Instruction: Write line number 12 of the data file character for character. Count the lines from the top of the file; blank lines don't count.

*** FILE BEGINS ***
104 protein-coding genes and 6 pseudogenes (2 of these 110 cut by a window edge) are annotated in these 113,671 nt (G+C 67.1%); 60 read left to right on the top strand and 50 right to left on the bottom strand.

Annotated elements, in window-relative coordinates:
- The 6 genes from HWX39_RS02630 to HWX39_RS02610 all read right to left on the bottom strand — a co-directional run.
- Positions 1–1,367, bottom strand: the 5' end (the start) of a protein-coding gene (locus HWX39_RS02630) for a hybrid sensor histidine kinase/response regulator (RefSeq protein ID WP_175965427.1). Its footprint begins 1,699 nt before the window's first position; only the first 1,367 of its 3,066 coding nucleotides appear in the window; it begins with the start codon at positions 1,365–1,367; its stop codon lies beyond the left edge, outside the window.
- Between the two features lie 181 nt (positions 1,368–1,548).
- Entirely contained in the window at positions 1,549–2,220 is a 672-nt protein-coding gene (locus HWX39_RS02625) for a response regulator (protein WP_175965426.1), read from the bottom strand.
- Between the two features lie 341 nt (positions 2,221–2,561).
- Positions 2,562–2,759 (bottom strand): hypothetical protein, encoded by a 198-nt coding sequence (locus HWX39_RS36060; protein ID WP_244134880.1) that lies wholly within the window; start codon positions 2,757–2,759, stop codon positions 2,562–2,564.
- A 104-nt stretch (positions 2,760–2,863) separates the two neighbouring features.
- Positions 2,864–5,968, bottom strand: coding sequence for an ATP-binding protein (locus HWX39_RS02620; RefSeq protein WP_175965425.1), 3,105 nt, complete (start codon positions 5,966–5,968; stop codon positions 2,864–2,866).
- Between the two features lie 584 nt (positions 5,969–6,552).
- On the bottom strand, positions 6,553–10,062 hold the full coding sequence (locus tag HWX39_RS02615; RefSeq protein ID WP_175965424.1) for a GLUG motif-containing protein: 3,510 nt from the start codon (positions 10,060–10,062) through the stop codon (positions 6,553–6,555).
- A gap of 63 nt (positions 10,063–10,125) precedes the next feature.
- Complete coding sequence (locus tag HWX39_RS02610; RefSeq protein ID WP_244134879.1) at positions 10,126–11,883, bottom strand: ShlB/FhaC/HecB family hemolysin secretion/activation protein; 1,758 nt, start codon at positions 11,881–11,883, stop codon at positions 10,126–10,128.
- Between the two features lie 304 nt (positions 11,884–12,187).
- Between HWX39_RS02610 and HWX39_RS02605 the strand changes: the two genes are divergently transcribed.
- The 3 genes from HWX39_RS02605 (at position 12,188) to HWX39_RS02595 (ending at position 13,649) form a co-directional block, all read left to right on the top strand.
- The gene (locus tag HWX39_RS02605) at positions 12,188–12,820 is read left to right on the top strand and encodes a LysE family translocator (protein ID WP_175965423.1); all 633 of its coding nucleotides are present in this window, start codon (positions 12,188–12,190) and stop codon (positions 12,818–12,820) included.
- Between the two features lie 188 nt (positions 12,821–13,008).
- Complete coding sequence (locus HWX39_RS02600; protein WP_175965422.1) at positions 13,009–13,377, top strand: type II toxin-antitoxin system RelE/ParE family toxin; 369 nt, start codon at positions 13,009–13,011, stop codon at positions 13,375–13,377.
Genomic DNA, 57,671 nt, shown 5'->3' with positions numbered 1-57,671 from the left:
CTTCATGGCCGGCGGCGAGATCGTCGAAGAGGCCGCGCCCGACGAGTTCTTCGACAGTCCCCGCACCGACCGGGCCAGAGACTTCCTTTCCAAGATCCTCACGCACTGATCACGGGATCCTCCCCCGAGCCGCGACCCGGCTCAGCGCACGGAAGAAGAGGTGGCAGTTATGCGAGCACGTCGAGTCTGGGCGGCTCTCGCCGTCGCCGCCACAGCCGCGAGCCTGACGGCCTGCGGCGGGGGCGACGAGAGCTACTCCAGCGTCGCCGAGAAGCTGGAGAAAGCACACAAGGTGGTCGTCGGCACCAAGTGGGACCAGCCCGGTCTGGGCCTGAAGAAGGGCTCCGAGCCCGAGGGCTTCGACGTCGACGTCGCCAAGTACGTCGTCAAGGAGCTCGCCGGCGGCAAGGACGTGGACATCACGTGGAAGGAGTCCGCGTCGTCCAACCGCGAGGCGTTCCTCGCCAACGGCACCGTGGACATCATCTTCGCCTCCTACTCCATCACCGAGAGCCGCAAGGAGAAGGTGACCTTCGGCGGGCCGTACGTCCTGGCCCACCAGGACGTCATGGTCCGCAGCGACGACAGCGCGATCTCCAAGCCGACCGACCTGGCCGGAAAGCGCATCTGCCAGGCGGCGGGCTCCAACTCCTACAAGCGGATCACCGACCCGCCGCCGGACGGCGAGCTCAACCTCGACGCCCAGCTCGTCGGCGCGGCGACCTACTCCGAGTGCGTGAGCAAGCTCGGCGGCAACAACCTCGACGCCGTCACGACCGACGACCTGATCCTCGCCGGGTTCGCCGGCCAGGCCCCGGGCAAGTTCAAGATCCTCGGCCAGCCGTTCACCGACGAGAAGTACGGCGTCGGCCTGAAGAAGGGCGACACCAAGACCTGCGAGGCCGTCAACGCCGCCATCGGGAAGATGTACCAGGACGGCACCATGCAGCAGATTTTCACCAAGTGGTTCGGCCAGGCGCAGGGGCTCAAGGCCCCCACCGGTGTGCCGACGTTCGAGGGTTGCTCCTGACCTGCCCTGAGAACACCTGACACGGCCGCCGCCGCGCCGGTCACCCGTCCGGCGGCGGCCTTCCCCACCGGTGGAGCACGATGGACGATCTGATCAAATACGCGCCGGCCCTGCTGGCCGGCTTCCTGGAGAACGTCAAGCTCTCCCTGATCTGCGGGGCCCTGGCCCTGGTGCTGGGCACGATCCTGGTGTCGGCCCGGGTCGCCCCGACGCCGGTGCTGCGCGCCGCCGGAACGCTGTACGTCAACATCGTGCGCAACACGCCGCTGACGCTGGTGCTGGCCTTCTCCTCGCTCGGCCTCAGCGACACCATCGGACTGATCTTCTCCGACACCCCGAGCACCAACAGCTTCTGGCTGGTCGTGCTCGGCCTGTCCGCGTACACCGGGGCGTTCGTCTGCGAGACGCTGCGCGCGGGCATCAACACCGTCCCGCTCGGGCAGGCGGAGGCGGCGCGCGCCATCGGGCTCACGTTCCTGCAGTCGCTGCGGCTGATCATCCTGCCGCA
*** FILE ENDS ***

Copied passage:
- On the bottom strand, positions 6,553–10,062 hold the full coding sequence (locus tag HWX39_RS02615; RefSeq protein ID WP_175965424.1) for a GLUG motif-containing protein: 3,510 nt from the start codon (positions 10,060–10,062) through the stop codon (positions 6,553–6,555).